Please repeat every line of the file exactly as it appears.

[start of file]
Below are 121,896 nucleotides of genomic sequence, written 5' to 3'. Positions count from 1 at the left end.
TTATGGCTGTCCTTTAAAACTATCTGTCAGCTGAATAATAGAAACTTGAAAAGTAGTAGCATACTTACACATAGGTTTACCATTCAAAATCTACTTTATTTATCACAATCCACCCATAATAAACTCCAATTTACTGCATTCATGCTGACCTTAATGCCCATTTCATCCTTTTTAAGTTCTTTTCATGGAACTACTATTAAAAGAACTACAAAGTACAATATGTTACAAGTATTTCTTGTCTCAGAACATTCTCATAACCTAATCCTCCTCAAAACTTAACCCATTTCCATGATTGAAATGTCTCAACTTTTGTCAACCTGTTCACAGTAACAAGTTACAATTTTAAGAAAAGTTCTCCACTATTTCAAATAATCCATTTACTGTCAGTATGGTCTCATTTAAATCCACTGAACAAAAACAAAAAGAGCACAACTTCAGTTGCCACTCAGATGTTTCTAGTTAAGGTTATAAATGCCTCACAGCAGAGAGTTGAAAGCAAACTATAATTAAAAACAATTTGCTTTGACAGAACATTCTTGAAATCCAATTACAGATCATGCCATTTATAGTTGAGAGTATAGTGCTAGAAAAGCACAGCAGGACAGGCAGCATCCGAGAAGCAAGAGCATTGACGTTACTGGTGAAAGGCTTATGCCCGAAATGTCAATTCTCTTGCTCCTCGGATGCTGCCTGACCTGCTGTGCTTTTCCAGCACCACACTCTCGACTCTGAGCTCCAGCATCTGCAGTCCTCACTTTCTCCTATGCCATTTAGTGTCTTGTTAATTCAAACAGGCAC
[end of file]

Below are 121,896 nucleotides of genomic sequence, written 5' to 3'. Positions count from 1 at the left end.
TTATGGCTGTCCTTTAAAACTATCTGTCAGCTGAATAATAGAAACTTGAAAAGTAGTAGCATACTTACACATAGGTTTACCATTCAAAATCTACTTTATTTATCACAATCCACCCATAATAAACTCCAATTTACTGCATTCATGCTGACCTTAATGCCCATTTCATCCTTTTTAAGTTCTTTTCATGGAACTACTATTAAAAGAACTACAAAGTACAATATGTTACAAGTATTTCTTGTCTCAGAACATTCTCATAACCTAATCCTCCTCAAAACTTAACCCATTTCCATGATTGAAATGTCTCAACTTTTGTCAACCTGTTCACAGTAACAAGTTACAATTTTAAGAAAAGTTCTCCACTATTTCAAATAATCCATTTACTGTCAGTATGGTCTCATTTAAATCCACTGAACAAAAACAAAAAGAGCACAACTTCAGTTGCCACTCAGATGTTTCTAGTTAAGGTTATAAATGCCTCACAGCAGAGAGTTGAAAGCAAACTATAATTAAAAACAATTTGCTTTGACAGAACATTCTTGAAATCCAATTACAGATCATGCCATTTATAGTTGAGAGTATAGTGCTAGAAAAGCACAGCAGGACAGGCAGCATCCGAGAAGCAAGAGCATTGACGTTACTGGTGAAAGGCTTATGCCCGAAATGTCAATTCTCTTGCTCCTCGGATGCTGCCTGACCTGCTGTGCTTTTCCAGCACCACACTCTCGACTCTGAGCTCCAGCATCTGCAGTCCTCACTTTCTCCTATGCCATTTAGTGTCTTGTTAATTCAAACAGGCAC